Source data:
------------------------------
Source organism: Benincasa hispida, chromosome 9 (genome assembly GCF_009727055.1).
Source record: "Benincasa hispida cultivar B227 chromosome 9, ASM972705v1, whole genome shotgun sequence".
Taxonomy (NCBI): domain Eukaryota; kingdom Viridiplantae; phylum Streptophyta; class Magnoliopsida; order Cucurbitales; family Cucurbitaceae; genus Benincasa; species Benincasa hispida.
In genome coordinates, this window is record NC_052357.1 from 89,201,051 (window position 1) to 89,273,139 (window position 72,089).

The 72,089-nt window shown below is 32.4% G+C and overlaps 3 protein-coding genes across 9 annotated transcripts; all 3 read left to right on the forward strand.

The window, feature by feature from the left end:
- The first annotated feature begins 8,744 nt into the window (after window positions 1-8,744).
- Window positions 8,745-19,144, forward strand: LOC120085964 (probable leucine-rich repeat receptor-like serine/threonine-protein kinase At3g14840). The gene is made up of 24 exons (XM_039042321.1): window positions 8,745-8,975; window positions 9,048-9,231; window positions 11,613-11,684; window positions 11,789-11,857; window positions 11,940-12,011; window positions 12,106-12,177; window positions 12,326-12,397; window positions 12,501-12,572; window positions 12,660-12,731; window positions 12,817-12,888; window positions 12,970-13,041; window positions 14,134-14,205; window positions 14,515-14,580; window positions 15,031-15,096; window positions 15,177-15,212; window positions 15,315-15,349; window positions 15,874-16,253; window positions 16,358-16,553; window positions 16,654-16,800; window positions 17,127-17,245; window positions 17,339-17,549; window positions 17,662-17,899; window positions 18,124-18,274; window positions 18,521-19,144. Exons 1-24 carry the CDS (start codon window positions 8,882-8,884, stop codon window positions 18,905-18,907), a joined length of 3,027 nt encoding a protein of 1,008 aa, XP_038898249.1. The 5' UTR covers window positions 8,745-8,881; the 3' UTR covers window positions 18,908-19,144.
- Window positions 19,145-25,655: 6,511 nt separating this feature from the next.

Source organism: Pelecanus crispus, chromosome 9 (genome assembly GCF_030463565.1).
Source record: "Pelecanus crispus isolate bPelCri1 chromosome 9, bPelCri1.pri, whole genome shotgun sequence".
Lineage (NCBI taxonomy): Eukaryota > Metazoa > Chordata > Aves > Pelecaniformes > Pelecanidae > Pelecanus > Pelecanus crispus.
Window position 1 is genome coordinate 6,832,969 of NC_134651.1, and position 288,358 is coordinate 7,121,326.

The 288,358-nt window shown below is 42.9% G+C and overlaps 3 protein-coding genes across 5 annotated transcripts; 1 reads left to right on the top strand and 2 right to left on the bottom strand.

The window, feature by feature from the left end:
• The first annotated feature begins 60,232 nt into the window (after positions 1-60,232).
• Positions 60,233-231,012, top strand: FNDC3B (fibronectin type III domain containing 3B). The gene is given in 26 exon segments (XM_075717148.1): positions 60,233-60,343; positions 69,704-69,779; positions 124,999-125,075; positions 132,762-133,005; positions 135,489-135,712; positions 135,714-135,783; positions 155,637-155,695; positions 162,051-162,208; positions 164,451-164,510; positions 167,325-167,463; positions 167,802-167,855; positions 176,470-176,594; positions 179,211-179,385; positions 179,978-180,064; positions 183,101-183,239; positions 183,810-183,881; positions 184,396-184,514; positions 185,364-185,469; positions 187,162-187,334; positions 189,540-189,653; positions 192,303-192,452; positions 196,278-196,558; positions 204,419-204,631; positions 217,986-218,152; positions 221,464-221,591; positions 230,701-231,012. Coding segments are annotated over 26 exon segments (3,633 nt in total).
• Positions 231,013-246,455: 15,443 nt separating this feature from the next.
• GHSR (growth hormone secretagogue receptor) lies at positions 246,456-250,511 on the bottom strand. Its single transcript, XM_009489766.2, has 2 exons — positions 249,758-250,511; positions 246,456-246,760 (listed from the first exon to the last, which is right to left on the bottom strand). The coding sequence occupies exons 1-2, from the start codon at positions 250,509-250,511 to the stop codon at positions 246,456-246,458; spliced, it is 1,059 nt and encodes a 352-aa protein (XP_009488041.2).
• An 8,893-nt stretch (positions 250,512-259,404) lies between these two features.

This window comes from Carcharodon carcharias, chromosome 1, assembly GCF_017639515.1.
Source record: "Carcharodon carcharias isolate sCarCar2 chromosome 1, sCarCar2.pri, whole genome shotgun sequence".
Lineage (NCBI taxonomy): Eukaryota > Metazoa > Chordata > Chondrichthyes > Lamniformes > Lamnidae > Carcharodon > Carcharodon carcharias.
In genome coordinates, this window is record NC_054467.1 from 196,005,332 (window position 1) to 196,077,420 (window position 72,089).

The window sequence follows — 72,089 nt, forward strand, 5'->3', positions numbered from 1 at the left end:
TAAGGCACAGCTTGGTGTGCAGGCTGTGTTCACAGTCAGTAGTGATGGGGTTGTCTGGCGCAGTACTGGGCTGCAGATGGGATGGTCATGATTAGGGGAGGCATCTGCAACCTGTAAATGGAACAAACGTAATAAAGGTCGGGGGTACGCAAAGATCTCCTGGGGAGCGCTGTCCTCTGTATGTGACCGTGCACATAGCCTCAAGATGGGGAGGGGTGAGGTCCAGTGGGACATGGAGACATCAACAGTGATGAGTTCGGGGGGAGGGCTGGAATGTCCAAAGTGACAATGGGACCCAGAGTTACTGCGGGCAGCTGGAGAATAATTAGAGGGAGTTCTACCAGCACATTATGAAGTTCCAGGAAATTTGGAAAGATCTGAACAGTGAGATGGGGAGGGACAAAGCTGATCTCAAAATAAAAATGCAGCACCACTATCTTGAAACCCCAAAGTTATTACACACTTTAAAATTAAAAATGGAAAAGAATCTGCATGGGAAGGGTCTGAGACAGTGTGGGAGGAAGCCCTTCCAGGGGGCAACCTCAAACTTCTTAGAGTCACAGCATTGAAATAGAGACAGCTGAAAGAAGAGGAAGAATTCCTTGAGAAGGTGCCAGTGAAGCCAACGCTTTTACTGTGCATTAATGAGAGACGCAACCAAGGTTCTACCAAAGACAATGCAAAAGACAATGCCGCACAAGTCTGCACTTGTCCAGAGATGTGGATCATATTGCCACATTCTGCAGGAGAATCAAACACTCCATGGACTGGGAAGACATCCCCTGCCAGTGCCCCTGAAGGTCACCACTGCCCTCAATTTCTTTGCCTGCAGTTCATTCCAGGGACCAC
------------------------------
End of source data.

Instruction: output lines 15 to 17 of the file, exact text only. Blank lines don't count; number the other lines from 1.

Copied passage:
The window, feature by feature from the left end:
• The first annotated feature begins 60,232 nt into the window (after positions 1-60,232).
• Positions 60,233-231,012, top strand: FNDC3B (fibronectin type III domain containing 3B). The gene is given in 26 exon segments (XM_075717148.1): positions 60,233-60,343; positions 69,704-69,779; positions 124,999-125,075; positions 132,762-133,005; positions 135,489-135,712; positions 135,714-135,783; positions 155,637-155,695; positions 162,051-162,208; positions 164,451-164,510; positions 167,325-167,463; positions 167,802-167,855; positions 176,470-176,594; positions 179,211-179,385; positions 179,978-180,064; positions 183,101-183,239; positions 183,810-183,881; positions 184,396-184,514; positions 185,364-185,469; positions 187,162-187,334; positions 189,540-189,653; positions 192,303-192,452; positions 196,278-196,558; positions 204,419-204,631; positions 217,986-218,152; positions 221,464-221,591; positions 230,701-231,012. Coding segments are annotated over 26 exon segments (3,633 nt in total).